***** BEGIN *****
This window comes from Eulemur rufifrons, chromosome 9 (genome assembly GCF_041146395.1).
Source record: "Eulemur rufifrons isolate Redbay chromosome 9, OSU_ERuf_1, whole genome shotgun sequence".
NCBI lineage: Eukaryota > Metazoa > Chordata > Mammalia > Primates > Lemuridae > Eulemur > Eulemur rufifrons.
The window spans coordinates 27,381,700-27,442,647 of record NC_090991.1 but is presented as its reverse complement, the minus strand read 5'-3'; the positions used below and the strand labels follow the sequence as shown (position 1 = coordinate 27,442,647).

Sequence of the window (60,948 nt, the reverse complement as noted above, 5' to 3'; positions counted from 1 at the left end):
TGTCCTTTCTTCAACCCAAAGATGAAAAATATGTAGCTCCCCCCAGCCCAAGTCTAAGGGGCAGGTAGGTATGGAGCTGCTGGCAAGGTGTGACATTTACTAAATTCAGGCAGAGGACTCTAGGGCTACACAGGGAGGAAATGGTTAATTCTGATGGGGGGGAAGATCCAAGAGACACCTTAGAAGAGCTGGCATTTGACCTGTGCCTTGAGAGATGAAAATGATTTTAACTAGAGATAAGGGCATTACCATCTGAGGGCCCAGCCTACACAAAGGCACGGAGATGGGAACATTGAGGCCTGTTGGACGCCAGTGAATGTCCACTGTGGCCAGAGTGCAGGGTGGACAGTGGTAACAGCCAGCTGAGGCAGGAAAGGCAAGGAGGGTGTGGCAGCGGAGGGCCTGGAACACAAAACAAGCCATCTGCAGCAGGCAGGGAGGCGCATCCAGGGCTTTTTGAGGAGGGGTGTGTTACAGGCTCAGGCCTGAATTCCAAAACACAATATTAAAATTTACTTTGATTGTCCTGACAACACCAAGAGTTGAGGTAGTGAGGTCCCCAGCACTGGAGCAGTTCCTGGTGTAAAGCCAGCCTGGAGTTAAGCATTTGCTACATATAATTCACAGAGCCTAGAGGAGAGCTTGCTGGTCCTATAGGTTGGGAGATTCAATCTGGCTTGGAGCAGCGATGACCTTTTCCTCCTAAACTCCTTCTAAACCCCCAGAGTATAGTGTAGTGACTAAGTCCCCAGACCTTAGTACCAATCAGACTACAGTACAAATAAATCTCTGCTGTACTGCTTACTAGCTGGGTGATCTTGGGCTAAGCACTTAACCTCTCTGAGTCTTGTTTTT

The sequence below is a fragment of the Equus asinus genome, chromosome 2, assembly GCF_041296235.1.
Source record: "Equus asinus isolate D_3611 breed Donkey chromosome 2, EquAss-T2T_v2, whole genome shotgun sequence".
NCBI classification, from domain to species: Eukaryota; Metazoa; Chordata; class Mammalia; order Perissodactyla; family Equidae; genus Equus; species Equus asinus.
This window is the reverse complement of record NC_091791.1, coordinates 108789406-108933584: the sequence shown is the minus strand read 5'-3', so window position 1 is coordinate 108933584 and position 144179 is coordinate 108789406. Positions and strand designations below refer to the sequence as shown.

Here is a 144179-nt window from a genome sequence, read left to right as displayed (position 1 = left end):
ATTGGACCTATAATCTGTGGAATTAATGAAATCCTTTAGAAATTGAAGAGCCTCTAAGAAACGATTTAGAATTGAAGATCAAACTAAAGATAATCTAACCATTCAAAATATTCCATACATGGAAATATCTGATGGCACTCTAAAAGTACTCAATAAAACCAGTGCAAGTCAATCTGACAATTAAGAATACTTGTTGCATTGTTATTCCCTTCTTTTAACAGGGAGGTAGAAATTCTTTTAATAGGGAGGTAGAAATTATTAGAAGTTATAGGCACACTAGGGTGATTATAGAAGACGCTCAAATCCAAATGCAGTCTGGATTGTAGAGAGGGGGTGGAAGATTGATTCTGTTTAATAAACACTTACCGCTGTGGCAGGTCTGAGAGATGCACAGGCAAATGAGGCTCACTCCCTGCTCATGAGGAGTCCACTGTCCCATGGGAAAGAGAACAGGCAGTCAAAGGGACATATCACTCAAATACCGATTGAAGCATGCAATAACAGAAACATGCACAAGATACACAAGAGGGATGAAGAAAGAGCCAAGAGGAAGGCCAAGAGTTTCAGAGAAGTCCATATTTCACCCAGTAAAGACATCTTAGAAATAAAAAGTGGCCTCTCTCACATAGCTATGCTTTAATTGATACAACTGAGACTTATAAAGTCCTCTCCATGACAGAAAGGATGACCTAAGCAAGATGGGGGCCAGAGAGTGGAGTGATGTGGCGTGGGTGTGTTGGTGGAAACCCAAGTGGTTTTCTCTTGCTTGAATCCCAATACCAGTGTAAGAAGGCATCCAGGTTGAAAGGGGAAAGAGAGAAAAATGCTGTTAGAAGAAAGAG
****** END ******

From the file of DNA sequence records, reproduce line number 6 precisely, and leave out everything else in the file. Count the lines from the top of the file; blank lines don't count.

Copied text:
TGTCCTTTCTTCAACCCAAAGATGAAAAATATGTAGCTCCCCCCAGCCCAAGTCTAAGGGGCAGGTAGGTATGGAGCTGCTGGCAAGGTGTGACATTTACTAAATTCAGGCAGAGGACTCTAGGGCTACACAGGGAGGAAATGGTTAATTCTGATGGGGGGGAAGATCCAAGAGACACCTTAGAAGAGCTGGCATTTGACCTGTGCCTTGAGAGATGAAAATGATTTTAACTAGAGATAAGGGCATTACCATCTGAGGGCCCAGCCTACACAAAGGCACGGAGATGGGAACATTGAGGCCTGTTGGACGCCAGTGAATGTCCACTGTGGCCAGAGTGCAGGGTGGACAGTGGTAACAGCCAGCTGAGGCAGGAAAGGCAAGGAGGGTGTGGCAGCGGAGGGCCTGGAACACAAAACAAGCCATCTGCAGCAGGCAGGGAGGCGCATCCAGGGCTTTTTGAGGAGGGGTGTGTTACAGGCTCAGGCCTGAATTCCAAAACACAATATTAAAATTTACTTTGATTGTCCTGACAACACCAAGAGTTGAGGTAGTGAGGTCCCCAGCACTGGAGCAGTTCCTGGTGTAAAGCCAGCCTGGAGTTAAGCATTTGCTACATATAATTCACAGAGCCTAGAGGAGAGCTTGCTGGTCCTATAGGTTGGGAGATTCAATCTGGCTTGGAGCAGCGATGACCTTTTCCTCCTAAACTCCTTCTAAACCCCCAGAGTATAGTGTAGTGACTAAGTCCCCAGACCTTAGTACCAATCAGACTACAGTACAAATAAATCTCTGCTGTACTGCTTACTAGCTGGGTGATCTTGGGCTAAGCACTTAACCTCTCTGAGTCTTGTTTTT